While the other cartridges on this list earned a spot at least in part due to their popularity, availability and mass appeal, the 8mm Remington Magnum has been a dud in terms of sales. But that doesn't diminish the fact that it is a very good, albeit hard-kicking and hard-to-find, hunting cartridge. Remington introduced it in 1977 with 185- and 220-grain loads, and while it proved to be a great cartridge for big game like elk and moose, it didn't elicit the kind of following that the 7mm Remington Magnum generated.
That's a shame, because the 8mm Rem. Mag. is truly a great cartridge. In fact, its offspring, like the .416 Remington Magnum and 7mm Shooting Times Westerner, have outpaced it. However, the 8mm Remington Magnum still has the goods to be a really good big game cartridge if you can find one — if you hand load and if you can handle the recoil.
With bullets like Hornady's .323-inch, 195-grain Interlock and Nolser's 200-grain Partition, handloaders can beat 3,000 feet per second, and high BC bullets like the Interlock, which was designed for the 8mm Remington Magnum, offer flatter trajectory and more energy than the .30s. It also shoots flatter and is slightly less punishing than the powerful .33s. If you're looking for a serious elk cartridge that can drop a bull across a windy canyon, or an African plains game rifle that will handle anything from duiker to eland at extended ranges, this is a great choice.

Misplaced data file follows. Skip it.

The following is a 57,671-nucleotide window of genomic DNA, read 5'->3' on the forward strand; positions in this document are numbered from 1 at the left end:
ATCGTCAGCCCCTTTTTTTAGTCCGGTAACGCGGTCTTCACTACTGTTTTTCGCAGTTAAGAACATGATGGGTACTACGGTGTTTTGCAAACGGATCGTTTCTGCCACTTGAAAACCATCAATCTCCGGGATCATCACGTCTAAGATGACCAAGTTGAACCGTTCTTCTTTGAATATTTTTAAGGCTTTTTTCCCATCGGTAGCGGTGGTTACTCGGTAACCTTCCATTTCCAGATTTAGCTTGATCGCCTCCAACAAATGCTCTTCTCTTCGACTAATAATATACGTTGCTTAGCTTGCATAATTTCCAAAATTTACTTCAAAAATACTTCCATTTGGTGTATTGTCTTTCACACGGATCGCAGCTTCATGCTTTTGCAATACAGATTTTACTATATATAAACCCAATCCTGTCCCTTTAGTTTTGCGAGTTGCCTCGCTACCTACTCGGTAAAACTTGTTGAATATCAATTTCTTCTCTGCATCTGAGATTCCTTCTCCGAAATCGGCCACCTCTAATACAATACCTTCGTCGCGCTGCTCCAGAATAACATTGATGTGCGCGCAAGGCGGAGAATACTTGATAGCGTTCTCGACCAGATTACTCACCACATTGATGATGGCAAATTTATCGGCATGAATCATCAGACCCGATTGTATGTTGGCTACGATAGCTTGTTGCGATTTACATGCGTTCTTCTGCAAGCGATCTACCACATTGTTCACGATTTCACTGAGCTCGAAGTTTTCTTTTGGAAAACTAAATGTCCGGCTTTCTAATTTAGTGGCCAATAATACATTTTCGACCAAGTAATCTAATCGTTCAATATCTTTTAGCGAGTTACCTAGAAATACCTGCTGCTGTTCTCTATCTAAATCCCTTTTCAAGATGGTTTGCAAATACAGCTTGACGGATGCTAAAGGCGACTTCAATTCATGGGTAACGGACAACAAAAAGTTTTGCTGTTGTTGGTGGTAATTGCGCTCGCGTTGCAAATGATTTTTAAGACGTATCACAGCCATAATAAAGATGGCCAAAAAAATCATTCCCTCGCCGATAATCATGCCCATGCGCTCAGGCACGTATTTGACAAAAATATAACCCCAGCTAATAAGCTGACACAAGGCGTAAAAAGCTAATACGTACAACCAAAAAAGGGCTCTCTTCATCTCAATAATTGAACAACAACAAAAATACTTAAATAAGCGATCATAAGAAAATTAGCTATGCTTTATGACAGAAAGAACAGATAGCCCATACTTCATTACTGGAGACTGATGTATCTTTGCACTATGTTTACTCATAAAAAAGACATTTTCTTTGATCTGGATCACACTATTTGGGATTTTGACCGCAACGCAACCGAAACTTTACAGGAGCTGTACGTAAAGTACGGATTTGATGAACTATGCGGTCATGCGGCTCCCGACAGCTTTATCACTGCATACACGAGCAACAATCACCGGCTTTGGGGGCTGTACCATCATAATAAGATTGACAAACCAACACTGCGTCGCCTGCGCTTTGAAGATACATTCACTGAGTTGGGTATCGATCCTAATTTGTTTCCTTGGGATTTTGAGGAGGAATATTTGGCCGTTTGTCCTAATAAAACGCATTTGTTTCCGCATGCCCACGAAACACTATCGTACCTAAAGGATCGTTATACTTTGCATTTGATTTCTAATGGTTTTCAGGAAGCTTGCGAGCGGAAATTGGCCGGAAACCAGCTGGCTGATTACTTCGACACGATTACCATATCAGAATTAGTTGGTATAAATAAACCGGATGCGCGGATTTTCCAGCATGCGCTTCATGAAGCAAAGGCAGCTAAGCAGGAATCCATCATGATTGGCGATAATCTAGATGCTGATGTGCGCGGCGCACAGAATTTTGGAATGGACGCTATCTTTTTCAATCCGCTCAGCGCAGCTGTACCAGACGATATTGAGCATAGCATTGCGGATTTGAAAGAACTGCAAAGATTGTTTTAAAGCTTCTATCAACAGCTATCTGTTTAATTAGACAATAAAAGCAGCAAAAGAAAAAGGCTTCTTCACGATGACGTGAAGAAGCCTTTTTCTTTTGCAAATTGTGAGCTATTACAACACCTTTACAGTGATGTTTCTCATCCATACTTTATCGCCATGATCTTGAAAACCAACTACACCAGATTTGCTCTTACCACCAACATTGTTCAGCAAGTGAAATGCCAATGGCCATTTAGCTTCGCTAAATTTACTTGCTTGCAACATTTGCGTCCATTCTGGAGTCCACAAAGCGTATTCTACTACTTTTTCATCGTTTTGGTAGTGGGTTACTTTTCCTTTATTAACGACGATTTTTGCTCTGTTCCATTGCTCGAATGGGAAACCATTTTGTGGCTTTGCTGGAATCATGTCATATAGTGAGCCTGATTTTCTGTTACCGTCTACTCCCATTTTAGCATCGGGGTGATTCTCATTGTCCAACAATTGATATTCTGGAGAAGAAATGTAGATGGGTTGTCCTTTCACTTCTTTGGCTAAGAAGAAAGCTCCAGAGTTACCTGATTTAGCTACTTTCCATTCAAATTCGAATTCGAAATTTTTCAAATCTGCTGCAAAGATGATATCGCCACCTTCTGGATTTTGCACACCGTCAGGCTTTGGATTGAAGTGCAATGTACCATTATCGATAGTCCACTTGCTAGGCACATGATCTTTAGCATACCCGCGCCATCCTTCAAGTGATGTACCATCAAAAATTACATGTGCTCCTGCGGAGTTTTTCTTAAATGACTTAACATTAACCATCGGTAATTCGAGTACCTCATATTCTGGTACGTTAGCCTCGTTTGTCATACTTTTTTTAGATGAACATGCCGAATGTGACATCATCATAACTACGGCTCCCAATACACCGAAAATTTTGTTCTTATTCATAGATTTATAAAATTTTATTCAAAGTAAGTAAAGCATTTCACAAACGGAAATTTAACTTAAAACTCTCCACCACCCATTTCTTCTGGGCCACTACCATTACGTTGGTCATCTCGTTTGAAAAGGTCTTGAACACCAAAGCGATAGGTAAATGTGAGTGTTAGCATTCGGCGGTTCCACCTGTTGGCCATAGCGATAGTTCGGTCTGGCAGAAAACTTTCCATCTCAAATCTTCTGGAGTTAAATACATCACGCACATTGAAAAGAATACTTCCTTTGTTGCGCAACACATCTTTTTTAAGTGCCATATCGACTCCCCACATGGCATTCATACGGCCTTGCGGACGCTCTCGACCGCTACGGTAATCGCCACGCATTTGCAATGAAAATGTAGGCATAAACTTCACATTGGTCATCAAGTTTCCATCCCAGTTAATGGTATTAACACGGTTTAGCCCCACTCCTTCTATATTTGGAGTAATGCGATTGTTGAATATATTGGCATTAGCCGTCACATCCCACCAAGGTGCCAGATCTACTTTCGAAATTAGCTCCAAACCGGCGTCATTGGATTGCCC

.257 Weatherby Magnum
The .257 Weatherby Magnum came on the scene in 1945. Roy Weatherby had a special affinity for this cartridge, purportedly taking a cape buffalo with it. Though it isn't considered a dangerous game gun, the .257 is one of the fastest, flattest-shooting .25s ever designed. Factory ammo is currently available, with bullet weights ranging from 80 to 120 grains, and the 80-grain Weatherby load pushes a TTSX bullet out of the barrel somewhere around 3,870 feet per second.
Zeroed at 300 yards, that load hits only 2.55 inches high at 200 yards and 6.41 inches low at 400 yards. Even the heaviest Weatherby factory load (120-grain Partition) leaves the muzzle at 3,305 feet per second and retains 1,221 foot-pounds of energy at 500 yards. As magnums go, the .257 Weatherby is a mild kicker, and it's a great long-range cartridge for deer, pronghorn, sheep, and the like.
It's also remained one of Weatherby's most popular cartridges as it's available in both the flagship Mark V and the more budget-friendly Vanguard Series 2 line.
.270 Winchester Short Magnum
Introduced in 2002, the .270 WSM appeared on the scene with the 7mm WSM, the second and third additions to Winchester's family of Short Mags. While the .300 WSM managed to earn a respected spot in the crowded .30-caliber magnum lineup, the 7mm WSM didn't win over the hearts of shooters the way the .270 WSM did.